> the data down at the wire level. This part of the work is roughly
> proportional to the number of objects being transmitted (so a list of
> 100 32-byte hashes is a lot slower than a single 3200-byte string).
> http://foolscap.lothar.com/trac/ticket/117 has some notes on how we
> might speed up Foolscap. And the time spent in foolscap gets added to
> your round-trip times (we can't parallelize over that time), so it gets
> multiplied by the 12ish RTTs per upload. I suspect the receiving side is
> slower than the sending side, which means the uploader will spend a lot
> of time twiddling its thumbs while the servers think hard about the
> bytes they've just received.
> We're thinking about switching away from Foolscap for share-transfer and
> instead using something closer to HTTP (#510). This would be an
> opportunity to improve the RTT behavior as well: we don't really need to
> wait for an ACK before we send the next block, we just need confirmation
> that the whole share was received correctly, and we need to avoid
> buffering too much data in the outbound socket buffer. In addition, we
> could probably trim off an RTT by changing the semantics of the initial
> message, to combine a do-you-have-share query with a
> please-prepare-to-upload query. Or, we might decide to give up on
> grid-side convergence and stop doing the do-you-have-share query first,
> to speed up the must-upload case at the expense of the
> might-not-need-to-upload case. This involves a lot of other projects,
> though:
>  * change the immutable share-transfer protocol to be less object-ish
>   (allocate_buckets, bucket.write) and more send/more/more/done-ish.
>  * change the mutable share design to make shares fully self-validating,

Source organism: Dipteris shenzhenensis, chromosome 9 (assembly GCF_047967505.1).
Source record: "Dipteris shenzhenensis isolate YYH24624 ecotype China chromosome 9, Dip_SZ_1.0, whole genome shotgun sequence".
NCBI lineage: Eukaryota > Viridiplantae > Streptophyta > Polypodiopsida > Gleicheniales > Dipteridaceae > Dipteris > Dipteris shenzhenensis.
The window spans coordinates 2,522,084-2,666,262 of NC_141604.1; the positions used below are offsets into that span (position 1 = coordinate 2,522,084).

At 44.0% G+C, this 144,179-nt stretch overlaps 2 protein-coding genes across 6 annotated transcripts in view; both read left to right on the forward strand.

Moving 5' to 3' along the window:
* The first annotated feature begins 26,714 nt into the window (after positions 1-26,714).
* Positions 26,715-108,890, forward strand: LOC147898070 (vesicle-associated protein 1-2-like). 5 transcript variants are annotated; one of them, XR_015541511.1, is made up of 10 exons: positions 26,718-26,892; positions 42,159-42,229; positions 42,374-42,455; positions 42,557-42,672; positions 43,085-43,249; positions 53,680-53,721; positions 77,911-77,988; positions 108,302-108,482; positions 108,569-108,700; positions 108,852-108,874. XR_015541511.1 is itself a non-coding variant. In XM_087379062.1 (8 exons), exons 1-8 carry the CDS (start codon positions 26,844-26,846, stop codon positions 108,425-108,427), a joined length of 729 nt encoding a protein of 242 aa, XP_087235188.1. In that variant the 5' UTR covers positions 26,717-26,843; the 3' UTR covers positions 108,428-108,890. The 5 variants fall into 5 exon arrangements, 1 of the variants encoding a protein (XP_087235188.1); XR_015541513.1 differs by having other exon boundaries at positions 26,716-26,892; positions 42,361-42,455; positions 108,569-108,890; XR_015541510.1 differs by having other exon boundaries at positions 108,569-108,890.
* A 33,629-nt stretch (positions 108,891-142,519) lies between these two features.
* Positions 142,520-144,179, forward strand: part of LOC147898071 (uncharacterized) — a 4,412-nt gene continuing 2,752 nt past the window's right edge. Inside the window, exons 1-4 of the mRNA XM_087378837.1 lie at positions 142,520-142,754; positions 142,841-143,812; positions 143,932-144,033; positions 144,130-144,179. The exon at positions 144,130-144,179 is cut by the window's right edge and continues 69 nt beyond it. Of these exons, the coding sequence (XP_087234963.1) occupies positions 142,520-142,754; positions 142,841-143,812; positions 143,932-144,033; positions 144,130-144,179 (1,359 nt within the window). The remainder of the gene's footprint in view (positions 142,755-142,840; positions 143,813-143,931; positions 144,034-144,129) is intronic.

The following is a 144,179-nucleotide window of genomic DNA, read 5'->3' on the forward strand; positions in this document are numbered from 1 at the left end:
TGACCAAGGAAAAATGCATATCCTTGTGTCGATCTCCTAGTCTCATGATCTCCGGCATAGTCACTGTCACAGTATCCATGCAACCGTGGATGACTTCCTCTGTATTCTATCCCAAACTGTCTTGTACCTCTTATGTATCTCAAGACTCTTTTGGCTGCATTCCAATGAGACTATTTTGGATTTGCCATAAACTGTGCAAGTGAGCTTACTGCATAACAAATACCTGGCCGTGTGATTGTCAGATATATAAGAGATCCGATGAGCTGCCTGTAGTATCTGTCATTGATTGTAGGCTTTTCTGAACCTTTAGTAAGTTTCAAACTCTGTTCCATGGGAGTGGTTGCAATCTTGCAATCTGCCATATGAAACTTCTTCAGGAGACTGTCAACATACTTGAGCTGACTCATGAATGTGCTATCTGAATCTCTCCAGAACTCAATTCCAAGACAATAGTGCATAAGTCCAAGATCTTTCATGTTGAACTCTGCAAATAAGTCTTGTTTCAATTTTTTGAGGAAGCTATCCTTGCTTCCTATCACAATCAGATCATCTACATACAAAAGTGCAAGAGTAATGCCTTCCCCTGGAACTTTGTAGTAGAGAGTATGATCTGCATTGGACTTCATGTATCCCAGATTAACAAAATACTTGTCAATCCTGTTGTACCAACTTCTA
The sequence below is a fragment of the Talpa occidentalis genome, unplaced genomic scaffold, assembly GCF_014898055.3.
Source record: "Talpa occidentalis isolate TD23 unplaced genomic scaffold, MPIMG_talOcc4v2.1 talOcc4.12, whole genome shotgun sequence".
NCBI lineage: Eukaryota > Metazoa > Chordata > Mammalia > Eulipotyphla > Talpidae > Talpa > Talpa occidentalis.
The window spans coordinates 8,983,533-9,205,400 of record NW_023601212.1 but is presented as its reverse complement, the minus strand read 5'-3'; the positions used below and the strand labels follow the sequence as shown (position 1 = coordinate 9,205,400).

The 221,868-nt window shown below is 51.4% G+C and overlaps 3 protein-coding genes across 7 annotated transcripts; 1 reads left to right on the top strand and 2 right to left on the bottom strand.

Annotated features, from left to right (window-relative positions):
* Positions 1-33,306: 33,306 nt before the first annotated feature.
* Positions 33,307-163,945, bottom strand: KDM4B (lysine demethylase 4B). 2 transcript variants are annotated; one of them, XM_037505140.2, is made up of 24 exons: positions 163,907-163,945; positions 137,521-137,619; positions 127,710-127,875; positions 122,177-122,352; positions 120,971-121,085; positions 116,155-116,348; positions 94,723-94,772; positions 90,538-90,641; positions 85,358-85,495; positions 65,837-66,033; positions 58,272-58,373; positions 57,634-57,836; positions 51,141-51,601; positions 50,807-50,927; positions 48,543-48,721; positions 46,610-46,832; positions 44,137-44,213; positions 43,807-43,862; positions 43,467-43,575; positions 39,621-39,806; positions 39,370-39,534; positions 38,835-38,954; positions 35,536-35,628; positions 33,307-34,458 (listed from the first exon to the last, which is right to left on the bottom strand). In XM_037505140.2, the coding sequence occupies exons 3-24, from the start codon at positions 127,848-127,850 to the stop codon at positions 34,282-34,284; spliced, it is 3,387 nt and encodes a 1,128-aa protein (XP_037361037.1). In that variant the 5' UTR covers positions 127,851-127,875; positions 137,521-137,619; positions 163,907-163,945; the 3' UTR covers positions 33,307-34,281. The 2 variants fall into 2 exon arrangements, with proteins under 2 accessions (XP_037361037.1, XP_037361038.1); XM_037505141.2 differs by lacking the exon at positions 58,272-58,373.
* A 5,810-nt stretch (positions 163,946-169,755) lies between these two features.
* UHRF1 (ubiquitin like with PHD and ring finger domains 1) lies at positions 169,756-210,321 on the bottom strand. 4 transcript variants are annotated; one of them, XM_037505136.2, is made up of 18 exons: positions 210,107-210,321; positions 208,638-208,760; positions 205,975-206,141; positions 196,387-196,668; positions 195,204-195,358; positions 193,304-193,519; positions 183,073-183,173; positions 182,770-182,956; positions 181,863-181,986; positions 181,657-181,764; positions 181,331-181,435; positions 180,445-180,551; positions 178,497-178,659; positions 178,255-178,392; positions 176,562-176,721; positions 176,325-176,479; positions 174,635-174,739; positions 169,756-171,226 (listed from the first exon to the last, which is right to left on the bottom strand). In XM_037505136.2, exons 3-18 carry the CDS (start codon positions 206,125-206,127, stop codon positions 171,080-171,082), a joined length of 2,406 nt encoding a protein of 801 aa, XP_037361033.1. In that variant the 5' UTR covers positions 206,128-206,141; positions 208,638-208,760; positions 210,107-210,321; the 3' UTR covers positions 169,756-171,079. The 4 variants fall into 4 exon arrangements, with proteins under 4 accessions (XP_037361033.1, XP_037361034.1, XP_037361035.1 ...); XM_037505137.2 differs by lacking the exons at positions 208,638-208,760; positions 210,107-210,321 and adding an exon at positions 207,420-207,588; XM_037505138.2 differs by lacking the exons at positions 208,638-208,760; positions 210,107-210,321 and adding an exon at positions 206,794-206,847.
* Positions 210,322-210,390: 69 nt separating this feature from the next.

>   with the storage-index as the mutable share pubkey (or its hash)
>  * make the server responsible for validating shares as they arrive,
>   replace the "write-enabler" with a rule that the server accepts a
>   mutable delta if it results in a new share that validates against the
>   pubkey and has a higher seqnum (this will also increase the server
>   load a bit) (this is the biggest barrier to giving up Foolscap's
>   link-level encryption)
>  * replace the renew-lease/cancel-lease shared secrets with DSA pubkeys,
>   again to tolerate the lack of link-level encryption
>  * interact with Accounting: share uploads will need to be signed by a
>   who-is-responsible-for-this-space key, and doing this over HTTP will
>   be significantly different than doing it over foolscap.
> So this project is waiting for DSA-based lease management, new DSA-based
> mutable files, and some Accounting design work. All of these are waiting
> on getting ECDSA into pycryptopp.
> 3: Using a nearby Helper might help and might hurt. You spend a lot more
> RTTs by using the helper (it effectively performs peer-selection twice,
> plus an extra couple RTTs to manage the client-to-helper negotiation),
> but now you're running encryption and FEC in separate processes, so if
> you have multiple cores or hyperthreading or whatever you can utilize
> the hardware better. The Helper (which is doing more foolscap messages
> per file than the client) is doing slightly less CPU work, so those
> message RTTs might be smaller, which might help. It would be an
> interesting exercise to graph throughput/latency against filesize using
> a local helper (probably on a separate machine but connected via LAN)
> and see where the break-even point is. We've got a ticket (#398) about
> having the client *not* use the Helper sometimes.. maybe a tahoe.cfg
> option to set a threshold filesize could be useful.
> > For example, if the local node supplies the SID to the helper, the
> > helper can do peer selection before the upload is completed.
> Yeah, currently the Helper basically tries to locate shares, reports
> back the results of that attempt, then forgets everything it's learned
> and starts a new upload. We could probably preserve some information
> across that boundary to speed things up. Maybe the first query should be
> allocate_buckets(), and if the file was already in place, we abort the
> upload, but if it wasn't, we use the returned bucket references. That
> could shave off N*RTT. We should keep this in mind during the Uploader
> overhaul; it'll probably influence the design.
> cheers,
>  -Brian